Is mobility training the key to improved strength and flexibility?
Exercises targeted at improving how you move your muscles can help you avoid injury.
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No matter what your fitness goals are, being able to move your body without pain is essential to helping you achieve them. If you find yourself struggling with tight muscles after hitting the gym and can’t make your typical toe touch happen quite as easily, you may want to focus on mobility training.
Mobility training includes exercises that can increase your range of motion and help you get stronger while avoiding injury. It can also help athletes with disabilities improve strength and coordination, which can be especially important for those with neuromuscular disease, like cerebral palsy. But while you may have seen “mobility challenges” circulating on social media, what mobility training actually is can feel unclear. We asked trainers what they wish you knew about mobility training. Let’s dive in.
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What is mobility training?
In a nutshell, the goal of mobility training is to help you move your body well. While resistance training helps you build strength and cardio training gives your aerobic health a boost, mobility training improves the range of motion in your joints and muscles. In addition to giving you the ability to perform moves in the gym with better form, you’ll also reduce your risk of injury, as bodies that move better can be better at reacting in a healthier way to unexpected stimuli, such as tripping over something.
“Mobility training is an antidote for a sedentary lifestyle, a complement to overexercising, and helps build stronger, more adaptive muscles and joints for increased longevity,” says Nina Moore, certified personal trainer based in California and founding trainer for Forme.
Any movement that focuses on increasing your range of motion could be considered mobility work. This includes spiderman lunges, 90/90 switches, cat/cow pose, and pushups, which all build flexibility, strength, and coordination.
What are the benefits of mobility training?
Improving your body’s range of motion can make your workouts more effective, as being able to access the entire depth or range of an exercise allows you to target the intended muscle groups and avoid straining any stabilizing muscles. Mobility training can also improve your circulation and posture, reduce injuries, and keep you limber so you can work out for a longer timespan, according to Moore.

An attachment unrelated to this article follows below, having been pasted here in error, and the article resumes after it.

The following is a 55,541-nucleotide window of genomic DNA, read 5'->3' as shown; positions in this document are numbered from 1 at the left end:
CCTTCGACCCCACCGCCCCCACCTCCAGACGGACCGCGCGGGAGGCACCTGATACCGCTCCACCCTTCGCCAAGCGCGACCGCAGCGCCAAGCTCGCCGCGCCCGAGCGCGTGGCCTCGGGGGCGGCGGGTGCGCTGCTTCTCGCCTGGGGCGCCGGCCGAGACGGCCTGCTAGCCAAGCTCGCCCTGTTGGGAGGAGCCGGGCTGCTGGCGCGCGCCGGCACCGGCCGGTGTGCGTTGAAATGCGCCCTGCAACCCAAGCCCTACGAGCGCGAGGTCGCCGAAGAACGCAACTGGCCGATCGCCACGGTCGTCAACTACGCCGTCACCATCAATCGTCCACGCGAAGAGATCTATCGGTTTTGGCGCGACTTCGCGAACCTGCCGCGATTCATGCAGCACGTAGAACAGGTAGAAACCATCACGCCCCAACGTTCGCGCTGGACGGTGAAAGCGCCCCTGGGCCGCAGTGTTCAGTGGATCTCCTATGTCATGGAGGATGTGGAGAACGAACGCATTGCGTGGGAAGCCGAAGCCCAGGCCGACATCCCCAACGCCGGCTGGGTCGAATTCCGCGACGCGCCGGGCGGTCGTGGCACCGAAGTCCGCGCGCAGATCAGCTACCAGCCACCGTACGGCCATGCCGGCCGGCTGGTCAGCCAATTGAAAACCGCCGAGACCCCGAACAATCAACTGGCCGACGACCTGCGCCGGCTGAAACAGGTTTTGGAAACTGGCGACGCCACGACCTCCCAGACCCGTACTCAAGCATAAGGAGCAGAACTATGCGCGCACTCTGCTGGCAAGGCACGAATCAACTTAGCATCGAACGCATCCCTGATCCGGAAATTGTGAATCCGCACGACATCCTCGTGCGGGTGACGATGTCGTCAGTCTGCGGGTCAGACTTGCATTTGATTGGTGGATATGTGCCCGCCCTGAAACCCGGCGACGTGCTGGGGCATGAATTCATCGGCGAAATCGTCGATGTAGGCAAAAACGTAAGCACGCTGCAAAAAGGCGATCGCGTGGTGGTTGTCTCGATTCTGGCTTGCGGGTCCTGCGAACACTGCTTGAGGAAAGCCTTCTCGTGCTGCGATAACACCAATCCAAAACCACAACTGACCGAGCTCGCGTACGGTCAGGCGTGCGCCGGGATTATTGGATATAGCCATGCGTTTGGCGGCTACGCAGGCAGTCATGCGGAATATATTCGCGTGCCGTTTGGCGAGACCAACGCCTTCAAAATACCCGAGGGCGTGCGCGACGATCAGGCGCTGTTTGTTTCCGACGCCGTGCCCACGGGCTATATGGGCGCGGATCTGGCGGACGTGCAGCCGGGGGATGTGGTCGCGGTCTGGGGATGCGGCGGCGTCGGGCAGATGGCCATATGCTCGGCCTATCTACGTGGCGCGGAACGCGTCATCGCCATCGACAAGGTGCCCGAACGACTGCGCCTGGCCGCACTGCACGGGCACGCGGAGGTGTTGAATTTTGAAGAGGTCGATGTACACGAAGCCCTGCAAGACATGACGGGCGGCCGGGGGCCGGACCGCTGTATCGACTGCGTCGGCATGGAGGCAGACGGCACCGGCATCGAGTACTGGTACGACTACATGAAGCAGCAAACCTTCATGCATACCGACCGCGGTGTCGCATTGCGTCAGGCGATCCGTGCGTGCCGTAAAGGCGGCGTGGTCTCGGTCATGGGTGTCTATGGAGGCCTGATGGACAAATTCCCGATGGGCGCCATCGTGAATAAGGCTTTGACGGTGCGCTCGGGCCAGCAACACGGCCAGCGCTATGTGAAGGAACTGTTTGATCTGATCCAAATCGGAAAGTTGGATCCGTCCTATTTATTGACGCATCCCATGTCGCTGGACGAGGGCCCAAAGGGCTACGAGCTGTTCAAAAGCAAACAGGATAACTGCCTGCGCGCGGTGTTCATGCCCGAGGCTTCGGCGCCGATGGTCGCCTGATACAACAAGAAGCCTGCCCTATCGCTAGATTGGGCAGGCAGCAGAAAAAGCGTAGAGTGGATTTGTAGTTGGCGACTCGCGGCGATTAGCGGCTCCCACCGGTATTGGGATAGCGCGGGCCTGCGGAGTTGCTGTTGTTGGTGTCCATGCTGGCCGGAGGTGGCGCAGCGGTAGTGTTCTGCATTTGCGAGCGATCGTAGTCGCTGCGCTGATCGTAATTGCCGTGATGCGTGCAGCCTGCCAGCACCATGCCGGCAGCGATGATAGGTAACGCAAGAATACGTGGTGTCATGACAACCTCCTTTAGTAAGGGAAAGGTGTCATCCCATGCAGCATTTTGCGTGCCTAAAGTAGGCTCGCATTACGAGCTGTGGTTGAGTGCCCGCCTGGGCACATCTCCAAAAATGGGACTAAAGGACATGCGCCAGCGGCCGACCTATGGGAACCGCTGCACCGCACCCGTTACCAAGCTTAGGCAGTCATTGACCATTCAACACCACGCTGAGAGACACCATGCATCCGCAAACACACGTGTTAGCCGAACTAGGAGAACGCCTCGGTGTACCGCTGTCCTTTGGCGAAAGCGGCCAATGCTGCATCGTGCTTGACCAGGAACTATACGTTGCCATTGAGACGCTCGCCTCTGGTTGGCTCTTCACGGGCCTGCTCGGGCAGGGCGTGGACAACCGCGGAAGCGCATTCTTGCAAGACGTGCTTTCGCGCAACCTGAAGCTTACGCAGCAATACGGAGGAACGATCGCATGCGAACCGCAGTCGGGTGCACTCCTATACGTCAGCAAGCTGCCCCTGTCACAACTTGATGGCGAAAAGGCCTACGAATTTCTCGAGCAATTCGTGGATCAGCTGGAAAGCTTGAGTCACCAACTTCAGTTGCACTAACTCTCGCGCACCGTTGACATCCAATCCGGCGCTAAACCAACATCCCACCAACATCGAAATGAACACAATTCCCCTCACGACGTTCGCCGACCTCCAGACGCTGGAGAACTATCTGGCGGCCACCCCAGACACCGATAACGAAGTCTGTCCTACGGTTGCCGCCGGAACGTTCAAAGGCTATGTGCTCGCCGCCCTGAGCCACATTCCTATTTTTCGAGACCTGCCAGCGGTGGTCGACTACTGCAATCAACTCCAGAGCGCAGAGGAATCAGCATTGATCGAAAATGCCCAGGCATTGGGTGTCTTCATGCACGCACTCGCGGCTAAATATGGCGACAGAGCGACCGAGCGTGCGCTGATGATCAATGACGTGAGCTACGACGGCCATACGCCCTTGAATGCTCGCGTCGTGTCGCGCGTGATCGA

“[Mobility training] plays an important role in achieving fitness goals by helping you move better,” Moore says. “If you can move better, you’re able to perform better, move more efficiently, and reach your goals faster.”
What’s the difference between mobility and flexibility?
Mobility is a form of active movement, meaning it refers to your ability to move your muscles and joints in a healthy way. Flexibility, on the other hand, is a passive movement, and refers to your muscles’ abilities to lengthen when holding a stretch. It’s important to work on both, though, because mobility requires flexibility to allow you to build strength and coordination. This is why dynamic stretches that incorporate all three of these elements are a great way to improve your body’s mobility.
“Mobility training involves actively increasing the range of motion of your joints so they stay healthy and move the way they were meant to,” Moore says. “Flexibility is an important component of mobility; yoga and stretching are great ways to enhance mobility by improving the soft tissue of the body's ability to lengthen passively.”
Who can benefit from mobility training?
There's no downside to giving mobility training a try. It can be a simple way to incorporate movement and alleviate tight muscles for those who sit at a desk all day or suffer from a muscular disability and can improve performance and reduce injury risk for athletes looking to build strength or endurance. Of course, those with more specialized medical needs may want to seek approval from a medical professional or physical therapist before devising their routine.
How can I start mobility training?
You can start mobility training by adding it to your existing workout routine a few days a week, or every day, if you have the time and willingness to. Spending as little as 10 or 15 minutes warming up your body before a workout, focusing on the muscle groups you plan to target, can help you reap even greater benefits and results. To improve your range of motion, try performing slow, steady, dynamic stretches and bodyweight exercises. You can also foam roll before or after your workout for good measure, though the dynamic movements should be your focus.
If you don’t already have a workout routine, or you’re looking to add a new modality to it, practicing yoga is a great way to improve mobility. If that doesn’t suit your style, you can try doing 15 minutes of mobility work a few times a week whenever it fits in your schedule. Moore recommends focusing on thoracic (your upper and middle back) and hip mobility as those are the areas that tighten up after sitting most of the day. She recommends lying hip rotations, frog stretches, glute bridges, 90/90 switches, Spiderman lunges, thoracic spinal rotations, and cat/cow pose.
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